Many Roads Go Through Joliet – Looking at the Joliet Area Historical Museum

You may have heard the expression, “All roads lead to Rome.”  It’s a statement that has been used, referring back to the Roman empire when the city was the “Center of the World.”  Rome was a monumental hub in history.

The Joliet Area Historical Museum also talks about an important hub in history.  “The City of Stone.”  “The City of Steel.”  In fact, many roads go through Joliet that were important to history – and there are some great exhibits that talk about those roads.


The first road is the Illinois & Michigan Canal.  Of course, this “highway” is a historic waterway that made it possible for boats to travel from the Great Lakes to the Gulf of Mexico via the Mississippi River (and various tributaries).  The Canal starts from the Chicago River (in the Bridgeport area of Chicago), and goes through Joliet on its way to connecting to the Illinois River.  The Museum’s main gallery has a breathtaking scale model exhibit of the I&M Canal, and tells the story about the people that built the canal.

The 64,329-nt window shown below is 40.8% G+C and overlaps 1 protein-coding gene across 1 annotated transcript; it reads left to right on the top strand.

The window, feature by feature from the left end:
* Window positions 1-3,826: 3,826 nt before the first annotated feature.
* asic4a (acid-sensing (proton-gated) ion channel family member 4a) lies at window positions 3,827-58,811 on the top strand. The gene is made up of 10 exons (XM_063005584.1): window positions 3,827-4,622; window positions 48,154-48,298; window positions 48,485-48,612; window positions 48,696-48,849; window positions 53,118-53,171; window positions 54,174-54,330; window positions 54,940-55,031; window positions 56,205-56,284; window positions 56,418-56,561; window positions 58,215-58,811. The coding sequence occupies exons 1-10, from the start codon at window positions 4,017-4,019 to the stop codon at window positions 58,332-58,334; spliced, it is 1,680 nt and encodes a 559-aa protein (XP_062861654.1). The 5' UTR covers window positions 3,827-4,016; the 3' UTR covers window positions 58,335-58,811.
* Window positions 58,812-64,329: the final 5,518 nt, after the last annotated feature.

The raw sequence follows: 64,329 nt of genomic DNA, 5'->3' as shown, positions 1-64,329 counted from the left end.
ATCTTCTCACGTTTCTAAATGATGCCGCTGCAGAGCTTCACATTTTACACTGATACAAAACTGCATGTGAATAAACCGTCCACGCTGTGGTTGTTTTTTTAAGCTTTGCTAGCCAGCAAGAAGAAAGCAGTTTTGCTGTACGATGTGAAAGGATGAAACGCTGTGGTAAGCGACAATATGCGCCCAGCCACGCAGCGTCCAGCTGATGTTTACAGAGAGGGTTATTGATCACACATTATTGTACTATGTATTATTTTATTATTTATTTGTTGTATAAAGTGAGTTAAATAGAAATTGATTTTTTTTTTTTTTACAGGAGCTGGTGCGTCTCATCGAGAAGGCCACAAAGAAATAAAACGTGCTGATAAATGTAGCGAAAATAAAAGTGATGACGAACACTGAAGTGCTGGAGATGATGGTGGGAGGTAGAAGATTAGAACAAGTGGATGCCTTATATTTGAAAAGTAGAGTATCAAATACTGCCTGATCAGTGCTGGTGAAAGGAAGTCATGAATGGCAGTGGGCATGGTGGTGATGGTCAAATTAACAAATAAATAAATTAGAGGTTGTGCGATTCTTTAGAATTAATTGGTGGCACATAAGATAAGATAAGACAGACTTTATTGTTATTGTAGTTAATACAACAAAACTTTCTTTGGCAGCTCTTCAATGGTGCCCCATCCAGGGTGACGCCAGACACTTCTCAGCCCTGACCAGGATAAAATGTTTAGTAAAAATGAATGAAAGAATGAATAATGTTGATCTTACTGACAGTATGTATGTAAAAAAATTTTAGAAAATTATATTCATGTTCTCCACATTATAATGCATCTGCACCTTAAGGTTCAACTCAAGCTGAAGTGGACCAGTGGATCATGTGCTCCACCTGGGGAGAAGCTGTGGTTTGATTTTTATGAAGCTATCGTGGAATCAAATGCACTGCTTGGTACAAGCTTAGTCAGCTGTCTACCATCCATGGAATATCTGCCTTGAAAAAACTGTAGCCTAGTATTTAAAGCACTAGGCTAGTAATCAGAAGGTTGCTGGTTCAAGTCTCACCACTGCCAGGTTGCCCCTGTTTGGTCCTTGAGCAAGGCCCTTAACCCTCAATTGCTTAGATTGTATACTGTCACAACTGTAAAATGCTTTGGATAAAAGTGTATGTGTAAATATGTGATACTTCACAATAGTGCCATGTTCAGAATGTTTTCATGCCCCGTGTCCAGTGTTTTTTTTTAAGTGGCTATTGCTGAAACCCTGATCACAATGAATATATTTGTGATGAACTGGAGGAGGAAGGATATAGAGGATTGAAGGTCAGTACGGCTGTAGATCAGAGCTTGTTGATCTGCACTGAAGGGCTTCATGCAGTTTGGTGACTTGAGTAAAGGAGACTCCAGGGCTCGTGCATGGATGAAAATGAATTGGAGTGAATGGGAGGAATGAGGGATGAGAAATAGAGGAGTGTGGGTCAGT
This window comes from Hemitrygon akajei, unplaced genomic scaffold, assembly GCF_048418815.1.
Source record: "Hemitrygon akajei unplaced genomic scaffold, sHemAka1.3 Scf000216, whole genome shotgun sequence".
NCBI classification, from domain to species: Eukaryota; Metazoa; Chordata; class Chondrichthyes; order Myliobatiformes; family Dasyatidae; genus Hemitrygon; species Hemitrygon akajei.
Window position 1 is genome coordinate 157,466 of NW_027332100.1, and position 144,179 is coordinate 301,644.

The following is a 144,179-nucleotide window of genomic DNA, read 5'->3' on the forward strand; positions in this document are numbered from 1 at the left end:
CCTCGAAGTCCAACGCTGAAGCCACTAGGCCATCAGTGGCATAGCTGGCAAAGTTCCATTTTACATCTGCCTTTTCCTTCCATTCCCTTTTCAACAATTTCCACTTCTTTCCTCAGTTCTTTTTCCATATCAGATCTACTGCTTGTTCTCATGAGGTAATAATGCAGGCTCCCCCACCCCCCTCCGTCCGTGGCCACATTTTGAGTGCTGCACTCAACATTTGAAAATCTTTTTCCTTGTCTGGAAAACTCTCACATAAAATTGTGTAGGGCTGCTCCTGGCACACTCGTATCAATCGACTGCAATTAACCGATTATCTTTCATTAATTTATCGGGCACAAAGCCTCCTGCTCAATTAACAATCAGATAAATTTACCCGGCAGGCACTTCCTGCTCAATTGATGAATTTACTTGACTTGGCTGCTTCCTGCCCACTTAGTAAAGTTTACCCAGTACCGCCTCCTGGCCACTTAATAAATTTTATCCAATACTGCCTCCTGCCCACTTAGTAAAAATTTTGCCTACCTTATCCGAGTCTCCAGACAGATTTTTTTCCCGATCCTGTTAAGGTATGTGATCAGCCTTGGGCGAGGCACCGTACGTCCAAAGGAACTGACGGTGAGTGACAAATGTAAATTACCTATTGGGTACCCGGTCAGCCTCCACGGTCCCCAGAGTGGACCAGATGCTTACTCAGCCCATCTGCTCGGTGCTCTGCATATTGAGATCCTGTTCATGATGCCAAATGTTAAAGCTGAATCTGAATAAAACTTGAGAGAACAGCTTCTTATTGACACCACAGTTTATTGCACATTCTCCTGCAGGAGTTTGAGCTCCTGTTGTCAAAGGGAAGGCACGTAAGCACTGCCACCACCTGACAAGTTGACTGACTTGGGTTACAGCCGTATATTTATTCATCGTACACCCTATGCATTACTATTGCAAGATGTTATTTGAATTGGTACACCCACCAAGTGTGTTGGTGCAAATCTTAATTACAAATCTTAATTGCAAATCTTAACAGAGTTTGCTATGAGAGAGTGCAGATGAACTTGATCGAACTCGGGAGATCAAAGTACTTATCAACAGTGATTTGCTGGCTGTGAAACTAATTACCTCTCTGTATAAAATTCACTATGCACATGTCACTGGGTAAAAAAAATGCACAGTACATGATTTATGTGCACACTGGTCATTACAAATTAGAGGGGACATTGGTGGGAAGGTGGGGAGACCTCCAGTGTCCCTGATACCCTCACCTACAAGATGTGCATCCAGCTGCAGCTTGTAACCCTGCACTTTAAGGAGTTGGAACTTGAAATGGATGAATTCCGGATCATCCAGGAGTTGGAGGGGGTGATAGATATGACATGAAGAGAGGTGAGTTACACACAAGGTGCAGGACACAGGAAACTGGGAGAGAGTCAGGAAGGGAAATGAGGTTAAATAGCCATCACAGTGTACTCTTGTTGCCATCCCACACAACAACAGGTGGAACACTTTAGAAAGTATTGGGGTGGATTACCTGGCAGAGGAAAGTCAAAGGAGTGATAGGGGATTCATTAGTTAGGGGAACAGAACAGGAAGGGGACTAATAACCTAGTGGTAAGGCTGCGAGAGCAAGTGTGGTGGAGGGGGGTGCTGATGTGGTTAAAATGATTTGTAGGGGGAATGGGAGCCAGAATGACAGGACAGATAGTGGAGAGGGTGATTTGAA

The second road is Route 66.  The first floor of the Museum features “The Route 66 Experience, where you’ll be transported in time back to the freedom of the open road.  Drive-ins, Burma-shave signs, cable cars, the Rialto Square Theatre, and the Gemini Giant are just some of the iconic memories you will experience when you visit the museum.


You might be asking yourself, “What does Joliet have to do with Outer Space?”  Did you know that the gentleman that made some of the key scientific breakthroughs that allow human space travel was from Joliet?  The museum features a fantastic two-floor exhibit about John C. Houbolt and his role with the Apollo missions.

There’s much more to explore when you visit the Joliet Area Historical Museum.  You’ll be greeted by two familiar faces, the Blues Brothers, and learn a little bit more about the reasoning behind “Joliet Jakes” famous nickname.  The museum has rotating seasonal exhibits and great events, giving you a reason to come back if you visited this gem.

To find out more about the Museum, please visit

Scenes from Around the Corridor